A multidisciplinary research team delves into transformative experiences and what they reveal about connecting to the divine.
In the process of making a major decision or forging a new path in life, we often assume that the future will be very different. But some life events are transformative: so unlike any prior experience that they change how we understand our world. A woman about to give birth to her first child knows in some sense what things will be like after the child is born. But in important respects, she cannot fully anticipate the psychological and emotional impact of that change until she holds her child in her arms. Similarly, soldiers going to battle can train for months or years, improving their stamina and learning marksmanship and survival skills. But that preparation can never fully anticipate the emotional and psychological changes that come with actual combat.
Those who undergo religious conversions often describe having a type of transformative experience: A powerful encounter with divine reality so moves them that what before was unpalatable or even unimaginable becomes a profound source of meaning and inspiration. The experience of the New Testament figure Saul of Tarsus is a paradigmatic example. Once a persecutor of Christians, Saul became a Christian apostle after what his biographer, Luke, described as a direct encounter with Christ on the road to Damascus.
The nature and power of these transformative religious and spiritual experiences (RSEs) is the subject of a multiyear, multidisciplinary effort led by Michael Rea and Laurie Paul, philosophy professors at the University of Notre Dame and the University of North Carolina at Chapel Hill, respectively. Through the efforts of Rea and Paul, scientists, philosophers, and theologians are collaborating on 26 multidisciplinary research projects that examine whether — and how — RSEs have a transformative impact.
The Hidden Future
The project formally launched in the summer of 2014. Prior to the collaboration, Rea’s work had focused on the philosophical problem of “divine hiddenness.” That problem, simply put, is that if there is a God, we might expect to see clear and compelling evidence that God exists. And yet, it seems, many do not. At the same time, Paul had been investigating the nature and power of transformative experiences, work which culminated in her book Transformative Experience, published earlier that same year. When Rea first came across Paul’s work, he saw ready connections among transformative experience, religious experience, and the problem of hiddenness.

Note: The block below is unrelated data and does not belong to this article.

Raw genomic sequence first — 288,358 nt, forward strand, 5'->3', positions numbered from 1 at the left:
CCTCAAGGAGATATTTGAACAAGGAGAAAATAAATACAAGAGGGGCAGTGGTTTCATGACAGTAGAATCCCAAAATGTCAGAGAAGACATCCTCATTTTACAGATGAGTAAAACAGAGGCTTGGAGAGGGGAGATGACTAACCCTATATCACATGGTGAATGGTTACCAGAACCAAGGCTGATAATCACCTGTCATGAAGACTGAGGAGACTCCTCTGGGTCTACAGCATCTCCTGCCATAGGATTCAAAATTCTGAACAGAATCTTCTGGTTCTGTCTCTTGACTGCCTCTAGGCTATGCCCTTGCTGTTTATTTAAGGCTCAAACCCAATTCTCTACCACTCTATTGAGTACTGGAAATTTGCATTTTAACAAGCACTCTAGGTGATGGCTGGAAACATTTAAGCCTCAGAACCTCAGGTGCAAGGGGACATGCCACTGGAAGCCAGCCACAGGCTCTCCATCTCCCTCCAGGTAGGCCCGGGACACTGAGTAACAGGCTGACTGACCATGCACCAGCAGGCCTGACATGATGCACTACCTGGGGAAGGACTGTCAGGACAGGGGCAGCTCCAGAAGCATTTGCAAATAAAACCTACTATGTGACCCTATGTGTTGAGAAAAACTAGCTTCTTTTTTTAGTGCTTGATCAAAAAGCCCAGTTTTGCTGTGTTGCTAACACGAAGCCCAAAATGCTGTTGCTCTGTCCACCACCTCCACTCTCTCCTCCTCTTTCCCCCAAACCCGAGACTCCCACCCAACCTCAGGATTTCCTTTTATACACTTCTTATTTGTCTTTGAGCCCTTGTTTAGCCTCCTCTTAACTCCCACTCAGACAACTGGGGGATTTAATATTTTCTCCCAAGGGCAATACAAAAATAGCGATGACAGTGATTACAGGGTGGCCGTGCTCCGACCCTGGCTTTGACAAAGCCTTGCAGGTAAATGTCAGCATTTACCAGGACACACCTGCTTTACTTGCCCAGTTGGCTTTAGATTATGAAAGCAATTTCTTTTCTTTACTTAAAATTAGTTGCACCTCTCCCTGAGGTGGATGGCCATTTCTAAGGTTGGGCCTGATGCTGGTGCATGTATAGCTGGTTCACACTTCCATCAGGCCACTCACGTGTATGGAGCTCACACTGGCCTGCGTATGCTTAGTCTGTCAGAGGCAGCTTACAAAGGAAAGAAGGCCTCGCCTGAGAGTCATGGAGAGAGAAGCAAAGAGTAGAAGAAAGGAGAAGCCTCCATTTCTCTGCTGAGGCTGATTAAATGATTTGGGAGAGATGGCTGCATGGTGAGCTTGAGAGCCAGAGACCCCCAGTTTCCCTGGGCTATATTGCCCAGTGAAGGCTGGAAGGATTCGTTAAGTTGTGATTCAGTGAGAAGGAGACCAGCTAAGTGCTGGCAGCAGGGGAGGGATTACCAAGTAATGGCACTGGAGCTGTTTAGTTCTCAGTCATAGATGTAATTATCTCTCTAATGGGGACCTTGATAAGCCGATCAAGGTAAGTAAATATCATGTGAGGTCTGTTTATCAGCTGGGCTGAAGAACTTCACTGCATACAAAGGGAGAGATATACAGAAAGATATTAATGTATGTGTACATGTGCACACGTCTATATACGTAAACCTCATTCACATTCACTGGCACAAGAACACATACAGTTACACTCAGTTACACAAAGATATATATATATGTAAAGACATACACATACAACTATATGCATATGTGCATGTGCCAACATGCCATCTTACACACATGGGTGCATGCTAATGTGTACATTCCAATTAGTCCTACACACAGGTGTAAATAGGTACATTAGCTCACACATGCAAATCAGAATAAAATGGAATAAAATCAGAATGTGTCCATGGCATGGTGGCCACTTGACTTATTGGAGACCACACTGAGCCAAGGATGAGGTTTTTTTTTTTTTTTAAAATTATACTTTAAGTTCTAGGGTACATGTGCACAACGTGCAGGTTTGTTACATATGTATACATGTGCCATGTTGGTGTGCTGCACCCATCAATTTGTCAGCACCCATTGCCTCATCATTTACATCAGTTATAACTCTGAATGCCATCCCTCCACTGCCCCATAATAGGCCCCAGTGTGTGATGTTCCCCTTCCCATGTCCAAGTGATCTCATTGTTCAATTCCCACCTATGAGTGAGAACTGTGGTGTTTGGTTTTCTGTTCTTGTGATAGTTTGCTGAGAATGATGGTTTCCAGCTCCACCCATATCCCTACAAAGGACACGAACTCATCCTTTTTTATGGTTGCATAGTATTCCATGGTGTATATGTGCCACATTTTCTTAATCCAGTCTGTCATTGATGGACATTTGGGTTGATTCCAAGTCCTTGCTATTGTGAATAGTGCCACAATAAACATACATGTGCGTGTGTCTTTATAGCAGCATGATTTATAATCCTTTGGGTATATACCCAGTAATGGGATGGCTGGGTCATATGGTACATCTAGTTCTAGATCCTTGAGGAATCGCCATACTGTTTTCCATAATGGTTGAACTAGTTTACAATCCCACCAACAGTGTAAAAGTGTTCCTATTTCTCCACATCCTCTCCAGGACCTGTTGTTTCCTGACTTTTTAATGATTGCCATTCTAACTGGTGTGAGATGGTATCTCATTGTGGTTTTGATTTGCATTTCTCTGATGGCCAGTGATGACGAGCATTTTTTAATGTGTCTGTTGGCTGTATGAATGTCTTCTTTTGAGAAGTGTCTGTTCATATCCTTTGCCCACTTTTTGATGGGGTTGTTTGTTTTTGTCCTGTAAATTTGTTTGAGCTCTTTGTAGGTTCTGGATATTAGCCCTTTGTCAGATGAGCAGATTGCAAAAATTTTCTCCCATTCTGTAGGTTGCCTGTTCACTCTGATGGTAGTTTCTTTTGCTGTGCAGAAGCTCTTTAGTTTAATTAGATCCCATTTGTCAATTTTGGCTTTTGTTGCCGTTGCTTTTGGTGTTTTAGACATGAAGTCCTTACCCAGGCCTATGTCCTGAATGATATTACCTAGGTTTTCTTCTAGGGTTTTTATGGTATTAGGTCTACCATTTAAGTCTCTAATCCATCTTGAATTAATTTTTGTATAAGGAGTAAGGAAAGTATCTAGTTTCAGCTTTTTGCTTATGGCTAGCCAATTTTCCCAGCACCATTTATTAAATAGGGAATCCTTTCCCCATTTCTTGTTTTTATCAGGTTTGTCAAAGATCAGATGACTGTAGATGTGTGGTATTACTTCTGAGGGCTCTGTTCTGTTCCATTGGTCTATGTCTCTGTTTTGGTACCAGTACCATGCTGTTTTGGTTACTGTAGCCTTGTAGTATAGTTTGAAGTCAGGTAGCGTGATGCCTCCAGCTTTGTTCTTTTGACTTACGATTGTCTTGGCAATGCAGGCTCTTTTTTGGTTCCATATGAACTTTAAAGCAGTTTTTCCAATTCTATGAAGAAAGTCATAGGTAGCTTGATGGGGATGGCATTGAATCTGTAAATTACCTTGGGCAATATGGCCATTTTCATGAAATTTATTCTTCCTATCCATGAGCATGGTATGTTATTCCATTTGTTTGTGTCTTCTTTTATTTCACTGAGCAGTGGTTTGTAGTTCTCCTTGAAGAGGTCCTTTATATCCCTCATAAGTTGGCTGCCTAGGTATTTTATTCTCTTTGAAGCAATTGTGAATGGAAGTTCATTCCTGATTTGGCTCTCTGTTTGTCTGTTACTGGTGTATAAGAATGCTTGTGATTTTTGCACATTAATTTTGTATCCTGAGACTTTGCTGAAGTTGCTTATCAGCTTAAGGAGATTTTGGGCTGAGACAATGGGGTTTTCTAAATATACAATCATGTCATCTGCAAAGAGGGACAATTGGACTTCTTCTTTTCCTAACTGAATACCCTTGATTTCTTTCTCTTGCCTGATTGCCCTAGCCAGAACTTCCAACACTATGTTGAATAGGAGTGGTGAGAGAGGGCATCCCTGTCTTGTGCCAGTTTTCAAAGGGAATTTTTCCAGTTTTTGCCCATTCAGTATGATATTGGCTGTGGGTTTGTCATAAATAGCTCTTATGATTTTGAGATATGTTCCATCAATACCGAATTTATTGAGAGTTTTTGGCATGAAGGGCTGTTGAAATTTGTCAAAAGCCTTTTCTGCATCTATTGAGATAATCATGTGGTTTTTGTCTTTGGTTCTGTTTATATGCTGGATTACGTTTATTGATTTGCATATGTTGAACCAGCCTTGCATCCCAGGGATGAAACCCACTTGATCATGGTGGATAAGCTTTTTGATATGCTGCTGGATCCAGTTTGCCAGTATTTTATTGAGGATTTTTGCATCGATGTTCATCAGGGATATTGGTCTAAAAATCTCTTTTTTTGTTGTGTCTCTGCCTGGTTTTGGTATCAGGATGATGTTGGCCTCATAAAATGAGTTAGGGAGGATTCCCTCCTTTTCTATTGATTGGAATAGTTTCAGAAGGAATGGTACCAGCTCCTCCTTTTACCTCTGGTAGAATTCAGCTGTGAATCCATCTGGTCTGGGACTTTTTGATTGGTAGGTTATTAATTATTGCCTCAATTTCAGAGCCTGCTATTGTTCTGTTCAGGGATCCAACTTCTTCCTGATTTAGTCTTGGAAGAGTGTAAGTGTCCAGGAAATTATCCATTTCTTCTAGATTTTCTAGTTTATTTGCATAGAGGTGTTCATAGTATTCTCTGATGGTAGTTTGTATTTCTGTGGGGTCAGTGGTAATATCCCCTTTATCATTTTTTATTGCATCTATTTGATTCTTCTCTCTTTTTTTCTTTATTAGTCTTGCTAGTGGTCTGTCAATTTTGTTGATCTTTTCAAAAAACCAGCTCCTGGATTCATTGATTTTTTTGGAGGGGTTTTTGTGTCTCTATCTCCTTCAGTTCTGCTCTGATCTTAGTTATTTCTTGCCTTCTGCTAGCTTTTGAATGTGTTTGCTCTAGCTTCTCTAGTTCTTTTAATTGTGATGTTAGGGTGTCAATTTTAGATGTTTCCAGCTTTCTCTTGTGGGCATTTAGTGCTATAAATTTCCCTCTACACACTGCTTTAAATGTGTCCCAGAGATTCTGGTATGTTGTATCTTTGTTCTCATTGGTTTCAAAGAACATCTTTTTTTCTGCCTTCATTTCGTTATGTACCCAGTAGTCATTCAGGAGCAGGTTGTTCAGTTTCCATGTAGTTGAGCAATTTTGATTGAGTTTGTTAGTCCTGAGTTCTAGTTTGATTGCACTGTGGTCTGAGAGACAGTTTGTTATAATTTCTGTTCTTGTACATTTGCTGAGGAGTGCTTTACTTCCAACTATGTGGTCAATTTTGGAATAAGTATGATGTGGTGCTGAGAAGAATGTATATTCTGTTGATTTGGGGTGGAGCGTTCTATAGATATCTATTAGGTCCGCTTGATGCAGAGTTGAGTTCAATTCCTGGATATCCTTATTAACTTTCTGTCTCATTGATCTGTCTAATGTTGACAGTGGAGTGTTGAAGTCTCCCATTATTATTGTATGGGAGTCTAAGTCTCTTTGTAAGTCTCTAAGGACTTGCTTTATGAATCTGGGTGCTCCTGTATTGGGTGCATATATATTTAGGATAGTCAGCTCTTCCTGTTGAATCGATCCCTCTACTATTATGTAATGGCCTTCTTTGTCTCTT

In Transformative Experience, Paul argues that a radical, transformative life experience is not a straightforwardly rational decision, because one is not able to choose nor anticipate the change after the experience with a full understanding of that choice. These experiences, Rea thought, may follow a similar pattern: Perhaps having such an experience requires choosing to display an openness to something that one cannot fully grasp in advance.
“It’s transformative because you don’t really have access now to how you will value that change, and yet having that access changes you profoundly,” says Rea.
Open-Mindedness as a Key to Transformative Experiences
So far, the pair’s research indicates that people must be open-minded about faith in order to have such transformative RSEs. It’s an interesting twist to Paul’s work. Instead of a transformative religious experience leading a person to Sunday Mass, it’s the open-minded act of going to Mass that might lead a person to a radical experience of God. The act of going to Mass brings a person into contact with religious teaching, and it might be that the person’s heart follows her mind.
“Sometimes we have life-changing experiences, like going to war or having your first child, and a religious transformation arguably is also like that,” Paul says. “There’s a reason why people sometimes describe this as allowing your mind to come into contact with the mind of God. It’s that same kind of distinctive discovery.”
In addition to the 26 sub-grants studying RSEs, which span disciplines such as philosophy, sociology, theology, and psychology, the project also supports several academic fellowships, group grants, and workshops. At the conclusion of the project in 2017, in addition to a collection of scholarly publications, the team will oversee the launch of a website to share the project’s findings with the academic community and the public.